PaintBox Program proposed for Northampton allowing artists to paint a dozen utility boxes

Last modified: Tuesday, December 03, 2013

NORTHAMPTON — About a dozen drab utility boxes throughout the city may soon be hard to ignore.

Belchertown artist Peter O. Zierlein is pitching a plan to launch a PaintBox Program in Northampton modeled after an endeavor that got its start in Boston five years ago. The program, if approved by the Board of Public Works and the Arts Council, would grant local artists permission to decorate city utility boxes.

The idea behind the urban revitalization project, Zierlein explains, is to create a small way to spruce up what are otherwise bland structures with colorful artwork and to showcase the local arts scene. The Boston Arts Commission hired Zierlein, a paper-cut artist, this year to paint five utility boxes and street control boxes in the Boston neighborhoods of Jamaica Plain and Allston.

“I was really turned on by the project and I’d like to bring it to Northampton,” Zierlein said. “It would be a good way to give a plug to artists in the Valley and a great way for Northampton to revitalize its arts scene.”

The Department of Public Works has identified at least a dozen boxes and a pair of flood-control structures that might be suitable for the project. The BPW voiced support for the idea at a meeting last month, but sent the plan to the Arts Council for further discussion. Some board members want to ensure that the project would be made available to many artists.

That’s something Zierlein hopes will happen. While the details of the program still need to be ironed out, he anticipates the Arts Council would create a panel of judges to review applications and decide who would get permission to paint the boxes.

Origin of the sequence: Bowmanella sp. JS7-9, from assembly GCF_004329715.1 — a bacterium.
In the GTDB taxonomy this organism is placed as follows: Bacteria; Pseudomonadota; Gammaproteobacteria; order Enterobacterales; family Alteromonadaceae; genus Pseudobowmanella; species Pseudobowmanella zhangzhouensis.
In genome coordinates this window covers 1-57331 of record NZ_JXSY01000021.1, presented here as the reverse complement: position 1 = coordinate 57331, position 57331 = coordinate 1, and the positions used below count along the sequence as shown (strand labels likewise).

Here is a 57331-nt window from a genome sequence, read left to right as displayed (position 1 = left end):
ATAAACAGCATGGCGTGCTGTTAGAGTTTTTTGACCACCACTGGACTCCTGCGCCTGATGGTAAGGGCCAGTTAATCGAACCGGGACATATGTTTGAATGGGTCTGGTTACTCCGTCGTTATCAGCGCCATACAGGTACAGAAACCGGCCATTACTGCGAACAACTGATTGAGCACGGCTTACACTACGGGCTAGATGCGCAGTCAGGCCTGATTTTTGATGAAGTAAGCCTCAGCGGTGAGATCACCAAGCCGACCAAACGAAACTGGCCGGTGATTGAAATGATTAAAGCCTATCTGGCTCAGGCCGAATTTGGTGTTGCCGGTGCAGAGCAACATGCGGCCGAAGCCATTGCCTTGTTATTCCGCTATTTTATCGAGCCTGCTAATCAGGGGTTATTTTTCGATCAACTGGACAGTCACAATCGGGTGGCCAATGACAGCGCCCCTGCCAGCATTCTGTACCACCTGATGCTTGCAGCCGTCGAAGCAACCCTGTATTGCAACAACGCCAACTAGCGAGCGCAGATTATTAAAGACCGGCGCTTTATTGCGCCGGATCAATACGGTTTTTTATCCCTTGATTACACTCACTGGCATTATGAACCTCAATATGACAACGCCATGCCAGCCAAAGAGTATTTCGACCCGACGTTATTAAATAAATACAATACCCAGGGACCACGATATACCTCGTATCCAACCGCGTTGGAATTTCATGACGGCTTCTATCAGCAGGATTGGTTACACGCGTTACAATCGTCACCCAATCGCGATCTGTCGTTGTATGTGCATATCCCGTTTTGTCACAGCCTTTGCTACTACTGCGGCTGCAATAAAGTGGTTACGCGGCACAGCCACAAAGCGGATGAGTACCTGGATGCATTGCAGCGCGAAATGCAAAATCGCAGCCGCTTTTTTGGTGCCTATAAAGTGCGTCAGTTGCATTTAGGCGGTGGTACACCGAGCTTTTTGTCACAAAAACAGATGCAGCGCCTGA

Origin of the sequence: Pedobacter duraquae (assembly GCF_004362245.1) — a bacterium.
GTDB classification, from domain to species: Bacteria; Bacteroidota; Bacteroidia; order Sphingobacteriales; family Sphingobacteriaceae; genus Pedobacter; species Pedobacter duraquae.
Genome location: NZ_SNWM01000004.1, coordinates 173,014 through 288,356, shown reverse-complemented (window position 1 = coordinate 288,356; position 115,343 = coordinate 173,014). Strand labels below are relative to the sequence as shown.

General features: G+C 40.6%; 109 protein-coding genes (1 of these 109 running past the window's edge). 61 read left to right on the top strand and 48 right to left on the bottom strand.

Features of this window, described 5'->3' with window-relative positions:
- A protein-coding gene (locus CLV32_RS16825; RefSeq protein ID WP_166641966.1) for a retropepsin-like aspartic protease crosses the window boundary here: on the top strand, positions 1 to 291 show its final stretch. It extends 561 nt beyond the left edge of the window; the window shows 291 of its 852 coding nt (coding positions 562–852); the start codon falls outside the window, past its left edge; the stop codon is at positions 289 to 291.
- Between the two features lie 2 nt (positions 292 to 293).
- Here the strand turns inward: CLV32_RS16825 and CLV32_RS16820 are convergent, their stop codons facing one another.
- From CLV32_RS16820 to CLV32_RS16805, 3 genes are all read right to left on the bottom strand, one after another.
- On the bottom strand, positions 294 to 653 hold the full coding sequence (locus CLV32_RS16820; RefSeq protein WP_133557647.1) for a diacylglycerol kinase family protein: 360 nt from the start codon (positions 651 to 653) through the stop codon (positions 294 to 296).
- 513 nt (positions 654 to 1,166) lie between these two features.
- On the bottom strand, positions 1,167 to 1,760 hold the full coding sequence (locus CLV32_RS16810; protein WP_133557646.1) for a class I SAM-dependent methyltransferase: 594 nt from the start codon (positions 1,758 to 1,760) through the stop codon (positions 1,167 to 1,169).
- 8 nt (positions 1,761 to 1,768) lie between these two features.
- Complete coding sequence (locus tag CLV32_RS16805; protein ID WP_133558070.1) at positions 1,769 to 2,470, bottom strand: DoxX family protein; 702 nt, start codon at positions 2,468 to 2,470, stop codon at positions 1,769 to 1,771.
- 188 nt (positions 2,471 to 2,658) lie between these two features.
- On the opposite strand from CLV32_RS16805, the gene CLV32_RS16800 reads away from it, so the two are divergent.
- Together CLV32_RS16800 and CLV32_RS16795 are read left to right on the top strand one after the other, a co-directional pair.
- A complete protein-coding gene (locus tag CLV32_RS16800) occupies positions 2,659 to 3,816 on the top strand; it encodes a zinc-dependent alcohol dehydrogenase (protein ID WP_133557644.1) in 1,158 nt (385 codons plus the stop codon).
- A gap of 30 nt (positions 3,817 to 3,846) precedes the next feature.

If all goes as planned, Zierlein anticipates the project could begin next spring.

In Boston, the individual boxes vary in theme and technique depending on the artist. The overall goal, however, is to encourage artists to get out on the streets in neighborhoods and help create an ongoing dialogue about art by painting. The program is privately funded through corporate donations and uses no tax dollars.


Mazza gets most votes

Perhaps Mayor David J. Narkewicz should call for a recount after last month’s municipal election given that City Clerk Wendy Mazza garnered four more votes than he did. Just kidding, of course.

Mazza collected 4,802 of 6,088 votes in her unopposed race, with 1,271 voters leaving the choice blank and another 15 writing in someone else’s name.

Narkewicz, meanwhile, had 4,798 votes in his unopposed race for a second term. In addition to the 1,092 voters who left their choices blank, 55 voters picked Ward 7 City Councilor Eugene A. Tacy (40 from wards 6 and 7), 12 voted for former two-time mayoral candidate Michael Bardsley, seven voted for City Council President William H. Dwight and 124 voters wrote in someone else’s name.

And R. Downey Meyer, who won another term as the Ward 7 School Committee representative with 62 votes, ran as a write-in candidate after he failed to get his paperwork in by a July deadline. That meant there was no one on the ballot to choose for the seat, and 1,337 of the 1,428 Ward 7 voters left it blank. Another 29 people wrote in someone else’s name.


Honoring Human Rights Day

A Smith College professor and mental health responder for disasters will give the keynote speech to mark the city’s recognition of Human Rights Day on Dec. 10.

Josh Miller, associate dean of the college’s School for Social Work, will discuss how people can help in the area of racial justice. The event, dubbed “It’s In Our Hands,” is scheduled for 7 p.m. at the Unitarian Society of Northampton and Florence, 220 Main St.

City Council President William H. Dwight will serve as master of ceremonies. In addition to Miller, the event will include a public reading of the Universal Declaration of Human Rights and performances by the children’s choir at the Northampton Community Music Center and The Raging Grannies.

The event will be sponsored by the Northampton Human Rights Commission and the Unitarian Society’s Social Justice Committee.


Bridge to close

The Department of Public Works expects to close the Old Springfield Road bridge in the Meadows for the winter beginning Tuesday. The bridge, which the department closes every winter, will reopen in the spring after the flood season ends.


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